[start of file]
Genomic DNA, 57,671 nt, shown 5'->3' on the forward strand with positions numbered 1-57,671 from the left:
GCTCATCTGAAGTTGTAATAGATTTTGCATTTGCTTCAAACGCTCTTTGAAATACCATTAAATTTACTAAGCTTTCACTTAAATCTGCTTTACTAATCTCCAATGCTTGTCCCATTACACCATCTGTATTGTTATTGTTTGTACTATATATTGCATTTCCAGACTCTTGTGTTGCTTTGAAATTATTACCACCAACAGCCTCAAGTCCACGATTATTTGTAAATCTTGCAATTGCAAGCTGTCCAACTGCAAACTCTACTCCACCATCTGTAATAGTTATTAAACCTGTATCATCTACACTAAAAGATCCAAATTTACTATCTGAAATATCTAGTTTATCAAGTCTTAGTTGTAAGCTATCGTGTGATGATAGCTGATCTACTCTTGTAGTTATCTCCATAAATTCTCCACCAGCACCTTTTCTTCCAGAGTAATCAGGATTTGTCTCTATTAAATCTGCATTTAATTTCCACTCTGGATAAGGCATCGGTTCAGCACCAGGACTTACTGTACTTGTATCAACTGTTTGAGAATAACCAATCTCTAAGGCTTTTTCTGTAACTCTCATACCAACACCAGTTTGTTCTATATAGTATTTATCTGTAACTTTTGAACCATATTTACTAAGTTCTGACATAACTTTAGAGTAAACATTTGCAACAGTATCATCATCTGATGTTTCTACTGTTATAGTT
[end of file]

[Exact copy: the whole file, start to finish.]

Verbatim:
Genomic DNA, 57,671 nt, shown 5'->3' on the forward strand with positions numbered 1-57,671 from the left:
GCTCATCTGAAGTTGTAATAGATTTTGCATTTGCTTCAAACGCTCTTTGAAATACCATTAAATTTACTAAGCTTTCACTTAAATCTGCTTTACTAATCTCCAATGCTTGTCCCATTACACCATCTGTATTGTTATTGTTTGTACTATATATTGCATTTCCAGACTCTTGTGTTGCTTTGAAATTATTACCACCAACAGCCTCAAGTCCACGATTATTTGTAAATCTTGCAATTGCAAGCTGTCCAACTGCAAACTCTACTCCACCATCTGTAATAGTTATTAAACCTGTATCATCTACACTAAAAGATCCAAATTTACTATCTGAAATATCTAGTTTATCAAGTCTTAGTTGTAAGCTATCGTGTGATGATAGCTGATCTACTCTTGTAGTTATCTCCATAAATTCTCCACCAGCACCTTTTCTTCCAGAGTAATCAGGATTTGTCTCTATTAAATCTGCATTTAATTTCCACTCTGGATAAGGCATCGGTTCAGCACCAGGACTTACTGTACTTGTATCAACTGTTTGAGAATAACCAATCTCTAAGGCTTTTTCTGTAACTCTCATACCAACACCAGTTTGTTCTATATAGTATTTATCTGTAACTTTTGAACCATATTTACTAAGTTCTGACATAACTTTAGAGTAAACATTTGCAACAGTATCATCATCTGATGTTTCTACTGTTATAGTT